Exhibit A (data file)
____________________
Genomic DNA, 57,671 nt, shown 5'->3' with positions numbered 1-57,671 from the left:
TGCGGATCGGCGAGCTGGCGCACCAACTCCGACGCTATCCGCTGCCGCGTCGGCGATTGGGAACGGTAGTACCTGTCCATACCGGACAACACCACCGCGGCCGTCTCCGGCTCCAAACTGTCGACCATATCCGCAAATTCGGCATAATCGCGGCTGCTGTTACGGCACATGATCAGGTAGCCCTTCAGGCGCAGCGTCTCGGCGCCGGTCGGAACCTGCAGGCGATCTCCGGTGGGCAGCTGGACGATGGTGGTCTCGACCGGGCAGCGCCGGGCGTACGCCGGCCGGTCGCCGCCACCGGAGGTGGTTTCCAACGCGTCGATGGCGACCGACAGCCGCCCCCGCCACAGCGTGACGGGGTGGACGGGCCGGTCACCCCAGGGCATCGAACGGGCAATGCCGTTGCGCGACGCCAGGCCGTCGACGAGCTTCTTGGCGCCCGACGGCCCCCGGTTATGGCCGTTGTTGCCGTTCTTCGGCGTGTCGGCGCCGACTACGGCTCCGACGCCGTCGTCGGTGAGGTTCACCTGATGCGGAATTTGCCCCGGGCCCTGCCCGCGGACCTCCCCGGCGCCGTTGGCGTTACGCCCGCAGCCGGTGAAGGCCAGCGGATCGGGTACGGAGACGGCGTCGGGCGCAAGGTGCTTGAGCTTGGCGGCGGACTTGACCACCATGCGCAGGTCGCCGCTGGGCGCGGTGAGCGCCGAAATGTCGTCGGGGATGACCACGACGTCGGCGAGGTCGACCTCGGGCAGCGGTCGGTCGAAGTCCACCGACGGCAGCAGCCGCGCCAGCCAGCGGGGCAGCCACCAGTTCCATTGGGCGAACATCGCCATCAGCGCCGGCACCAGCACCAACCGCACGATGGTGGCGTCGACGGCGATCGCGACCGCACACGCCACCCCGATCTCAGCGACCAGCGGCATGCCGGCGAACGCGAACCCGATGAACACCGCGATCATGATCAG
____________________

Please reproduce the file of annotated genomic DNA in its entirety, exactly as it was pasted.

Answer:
Genomic DNA, 57,671 nt, shown 5'->3' with positions numbered 1-57,671 from the left:
TGCGGATCGGCGAGCTGGCGCACCAACTCCGACGCTATCCGCTGCCGCGTCGGCGATTGGGAACGGTAGTACCTGTCCATACCGGACAACACCACCGCGGCCGTCTCCGGCTCCAAACTGTCGACCATATCCGCAAATTCGGCATAATCGCGGCTGCTGTTACGGCACATGATCAGGTAGCCCTTCAGGCGCAGCGTCTCGGCGCCGGTCGGAACCTGCAGGCGATCTCCGGTGGGCAGCTGGACGATGGTGGTCTCGACCGGGCAGCGCCGGGCGTACGCCGGCCGGTCGCCGCCACCGGAGGTGGTTTCCAACGCGTCGATGGCGACCGACAGCCGCCCCCGCCACAGCGTGACGGGGTGGACGGGCCGGTCACCCCAGGGCATCGAACGGGCAATGCCGTTGCGCGACGCCAGGCCGTCGACGAGCTTCTTGGCGCCCGACGGCCCCCGGTTATGGCCGTTGTTGCCGTTCTTCGGCGTGTCGGCGCCGACTACGGCTCCGACGCCGTCGTCGGTGAGGTTCACCTGATGCGGAATTTGCCCCGGGCCCTGCCCGCGGACCTCCCCGGCGCCGTTGGCGTTACGCCCGCAGCCGGTGAAGGCCAGCGGATCGGGTACGGAGACGGCGTCGGGCGCAAGGTGCTTGAGCTTGGCGGCGGACTTGACCACCATGCGCAGGTCGCCGCTGGGCGCGGTGAGCGCCGAAATGTCGTCGGGGATGACCACGACGTCGGCGAGGTCGACCTCGGGCAGCGGTCGGTCGAAGTCCACCGACGGCAGCAGCCGCGCCAGCCAGCGGGGCAGCCACCAGTTCCATTGGGCGAACATCGCCATCAGCGCCGGCACCAGCACCAACCGCACGATGGTGGCGTCGACGGCGATCGCGACCGCACACGCCACCCCGATCTCAGCGACCAGCGGCATGCCGGCGAACGCGAACCCGATGAACACCGCGATCATGATCAG